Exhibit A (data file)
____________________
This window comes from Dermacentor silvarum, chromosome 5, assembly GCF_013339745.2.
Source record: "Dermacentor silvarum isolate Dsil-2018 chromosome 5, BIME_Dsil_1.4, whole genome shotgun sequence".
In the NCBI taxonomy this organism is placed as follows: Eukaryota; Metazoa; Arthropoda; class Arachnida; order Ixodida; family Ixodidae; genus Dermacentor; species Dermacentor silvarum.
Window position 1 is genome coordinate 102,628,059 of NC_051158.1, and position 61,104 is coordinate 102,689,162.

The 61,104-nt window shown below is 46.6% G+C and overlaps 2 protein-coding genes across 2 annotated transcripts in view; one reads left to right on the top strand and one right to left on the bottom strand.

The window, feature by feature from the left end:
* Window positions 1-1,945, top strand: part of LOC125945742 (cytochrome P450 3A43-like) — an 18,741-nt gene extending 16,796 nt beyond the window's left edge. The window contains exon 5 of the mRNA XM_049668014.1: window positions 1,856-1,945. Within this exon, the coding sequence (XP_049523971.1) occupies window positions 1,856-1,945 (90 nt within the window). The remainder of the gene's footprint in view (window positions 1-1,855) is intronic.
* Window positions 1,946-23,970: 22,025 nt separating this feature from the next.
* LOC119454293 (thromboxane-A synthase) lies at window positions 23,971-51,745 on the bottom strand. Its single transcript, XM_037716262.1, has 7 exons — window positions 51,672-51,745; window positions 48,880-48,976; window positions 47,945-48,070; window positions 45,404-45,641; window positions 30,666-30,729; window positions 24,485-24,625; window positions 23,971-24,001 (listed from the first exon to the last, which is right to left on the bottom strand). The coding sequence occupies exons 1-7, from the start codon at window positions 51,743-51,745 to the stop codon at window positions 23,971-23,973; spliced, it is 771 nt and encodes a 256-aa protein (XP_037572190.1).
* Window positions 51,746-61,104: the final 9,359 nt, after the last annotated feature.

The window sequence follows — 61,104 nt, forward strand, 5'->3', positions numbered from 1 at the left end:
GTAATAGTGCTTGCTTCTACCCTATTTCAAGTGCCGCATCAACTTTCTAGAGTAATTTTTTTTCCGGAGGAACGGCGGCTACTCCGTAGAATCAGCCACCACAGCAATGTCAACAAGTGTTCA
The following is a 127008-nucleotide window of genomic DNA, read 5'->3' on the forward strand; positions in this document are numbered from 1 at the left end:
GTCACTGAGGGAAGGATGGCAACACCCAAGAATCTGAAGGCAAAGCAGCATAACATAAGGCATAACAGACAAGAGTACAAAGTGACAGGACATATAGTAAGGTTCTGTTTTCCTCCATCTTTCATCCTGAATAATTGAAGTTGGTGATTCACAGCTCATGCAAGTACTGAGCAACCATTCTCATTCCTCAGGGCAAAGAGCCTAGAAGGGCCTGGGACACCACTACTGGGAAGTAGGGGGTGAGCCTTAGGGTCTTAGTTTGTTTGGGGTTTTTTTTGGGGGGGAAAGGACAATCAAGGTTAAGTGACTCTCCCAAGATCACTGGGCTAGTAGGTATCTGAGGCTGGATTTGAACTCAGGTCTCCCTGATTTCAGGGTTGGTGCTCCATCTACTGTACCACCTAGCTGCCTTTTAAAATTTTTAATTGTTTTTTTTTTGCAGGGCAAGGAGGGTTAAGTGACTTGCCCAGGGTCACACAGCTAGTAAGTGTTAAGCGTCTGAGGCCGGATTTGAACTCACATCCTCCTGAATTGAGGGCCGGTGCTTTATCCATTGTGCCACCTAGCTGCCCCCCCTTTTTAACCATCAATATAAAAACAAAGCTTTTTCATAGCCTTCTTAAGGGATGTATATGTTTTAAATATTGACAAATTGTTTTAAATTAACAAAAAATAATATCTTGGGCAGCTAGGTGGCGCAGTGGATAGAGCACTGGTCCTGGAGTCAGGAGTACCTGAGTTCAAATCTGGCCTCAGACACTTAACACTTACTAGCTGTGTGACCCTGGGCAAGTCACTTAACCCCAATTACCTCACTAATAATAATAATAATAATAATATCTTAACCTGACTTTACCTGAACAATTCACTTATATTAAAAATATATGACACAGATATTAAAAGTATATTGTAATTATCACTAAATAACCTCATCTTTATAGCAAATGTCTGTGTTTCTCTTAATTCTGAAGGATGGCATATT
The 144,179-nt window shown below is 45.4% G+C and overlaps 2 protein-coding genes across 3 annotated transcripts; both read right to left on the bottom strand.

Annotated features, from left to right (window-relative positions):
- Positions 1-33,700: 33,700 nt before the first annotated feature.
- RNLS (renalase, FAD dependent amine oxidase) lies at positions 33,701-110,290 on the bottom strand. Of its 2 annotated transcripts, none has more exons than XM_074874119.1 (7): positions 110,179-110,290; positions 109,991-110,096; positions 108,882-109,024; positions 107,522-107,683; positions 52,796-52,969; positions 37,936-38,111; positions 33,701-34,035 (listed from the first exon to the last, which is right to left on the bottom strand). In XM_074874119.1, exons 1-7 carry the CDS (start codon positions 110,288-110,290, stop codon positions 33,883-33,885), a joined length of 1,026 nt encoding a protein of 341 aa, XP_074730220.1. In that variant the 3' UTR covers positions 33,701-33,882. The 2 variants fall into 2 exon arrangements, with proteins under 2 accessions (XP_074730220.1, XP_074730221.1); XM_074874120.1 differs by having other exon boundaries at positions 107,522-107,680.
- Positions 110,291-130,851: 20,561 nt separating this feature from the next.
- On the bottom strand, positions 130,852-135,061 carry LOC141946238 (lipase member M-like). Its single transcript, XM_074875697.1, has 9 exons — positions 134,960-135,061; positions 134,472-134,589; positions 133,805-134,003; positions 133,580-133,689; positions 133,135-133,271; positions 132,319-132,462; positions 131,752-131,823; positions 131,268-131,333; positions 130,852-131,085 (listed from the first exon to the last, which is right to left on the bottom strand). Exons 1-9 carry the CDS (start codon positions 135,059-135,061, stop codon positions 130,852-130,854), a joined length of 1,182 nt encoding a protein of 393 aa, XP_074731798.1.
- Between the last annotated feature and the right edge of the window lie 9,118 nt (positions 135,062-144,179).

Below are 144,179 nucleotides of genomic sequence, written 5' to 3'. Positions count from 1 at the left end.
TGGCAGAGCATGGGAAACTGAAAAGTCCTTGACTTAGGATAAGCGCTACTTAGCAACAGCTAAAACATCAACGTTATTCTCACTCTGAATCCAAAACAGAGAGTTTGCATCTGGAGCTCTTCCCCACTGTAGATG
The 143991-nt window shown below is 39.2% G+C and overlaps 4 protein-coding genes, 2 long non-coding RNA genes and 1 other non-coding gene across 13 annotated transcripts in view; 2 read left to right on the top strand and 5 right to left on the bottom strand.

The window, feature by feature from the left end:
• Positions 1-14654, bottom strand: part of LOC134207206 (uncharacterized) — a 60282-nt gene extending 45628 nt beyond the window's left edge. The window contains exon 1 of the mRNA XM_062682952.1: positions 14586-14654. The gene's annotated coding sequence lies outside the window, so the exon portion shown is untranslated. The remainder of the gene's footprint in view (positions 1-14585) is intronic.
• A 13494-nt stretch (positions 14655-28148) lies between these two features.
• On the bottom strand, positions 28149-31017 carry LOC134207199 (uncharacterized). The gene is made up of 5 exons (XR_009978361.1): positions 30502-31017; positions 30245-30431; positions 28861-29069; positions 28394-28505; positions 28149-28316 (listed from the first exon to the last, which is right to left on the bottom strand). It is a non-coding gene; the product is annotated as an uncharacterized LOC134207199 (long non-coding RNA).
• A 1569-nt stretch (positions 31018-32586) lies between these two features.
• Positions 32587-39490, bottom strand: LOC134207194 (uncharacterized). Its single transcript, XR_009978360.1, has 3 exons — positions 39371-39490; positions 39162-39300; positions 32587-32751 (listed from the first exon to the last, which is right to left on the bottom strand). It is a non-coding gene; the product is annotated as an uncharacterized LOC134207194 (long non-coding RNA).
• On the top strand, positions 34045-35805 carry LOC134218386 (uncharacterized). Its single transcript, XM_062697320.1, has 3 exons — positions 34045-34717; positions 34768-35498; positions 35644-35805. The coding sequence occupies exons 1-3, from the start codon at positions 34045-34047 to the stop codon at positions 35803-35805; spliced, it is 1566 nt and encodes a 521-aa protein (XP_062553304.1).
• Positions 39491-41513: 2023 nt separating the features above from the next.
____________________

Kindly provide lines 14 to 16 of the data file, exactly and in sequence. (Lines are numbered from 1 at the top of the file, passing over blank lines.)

GTCACTGAGGGAAGGATGGCAACACCCAAGAATCTGAAGGCAAAGCAGCATAACATAAGGCATAACAGACAAGAGTACAAAGTGACAGGACATATAGTAAGGTTCTGTTTTCCTCCATCTTTCATCCTGAATAATTGAAGTTGGTGATTCACAGCTCATGCAAGTACTGAGCAACCATTCTCATTCCTCAGGGCAAAGAGCCTAGAAGGGCCTGGGACACCACTACTGGGAAGTAGGGGGTGAGCCTTAGGGTCTTAGTTTGTTTGGGGTTTTTTTTGGGGGGGAAAGGACAATCAAGGTTAAGTGACTCTCCCAAGATCACTGGGCTAGTAGGTATCTGAGGCTGGATTTGAACTCAGGTCTCCCTGATTTCAGGGTTGGTGCTCCATCTACTGTACCACCTAGCTGCCTTTTAAAATTTTTAATTGTTTTTTTTTTGCAGGGCAAGGAGGGTTAAGTGACTTGCCCAGGGTCACACAGCTAGTAAGTGTTAAGCGTCTGAGGCCGGATTTGAACTCACATCCTCCTGAATTGAGGGCCGGTGCTTTATCCATTGTGCCACCTAGCTGCCCCCCCTTTTTAACCATCAATATAAAAACAAAGCTTTTTCATAGCCTTCTTAAGGGATGTATATGTTTTAAATATTGACAAATTGTTTTAAATTAACAAAAAATAATATCTTGGGCAGCTAGGTGGCGCAGTGGATAGAGCACTGGTCCTGGAGTCAGGAGTACCTGAGTTCAAATCTGGCCTCAGACACTTAACACTTACTAGCTGTGTGACCCTGGGCAAGTCACTTAACCCCAATTACCTCACTAATAATAATAATAATAATAATATCTTAACCTGACTTTACCTGAACAATTCACTTATATTAAAAATATATGACACAGATATTAAAAGTATATTGTAATTATCACTAAATAACCTCATCTTTATAGCAAATGTCTGTGTTTCTCTTAATTCTGAAGGATGGCATATT
The 144,179-nt window shown below is 45.4% G+C and overlaps 2 protein-coding genes across 3 annotated transcripts; both read right to left on the bottom strand.

Annotated features, from left to right (window-relative positions):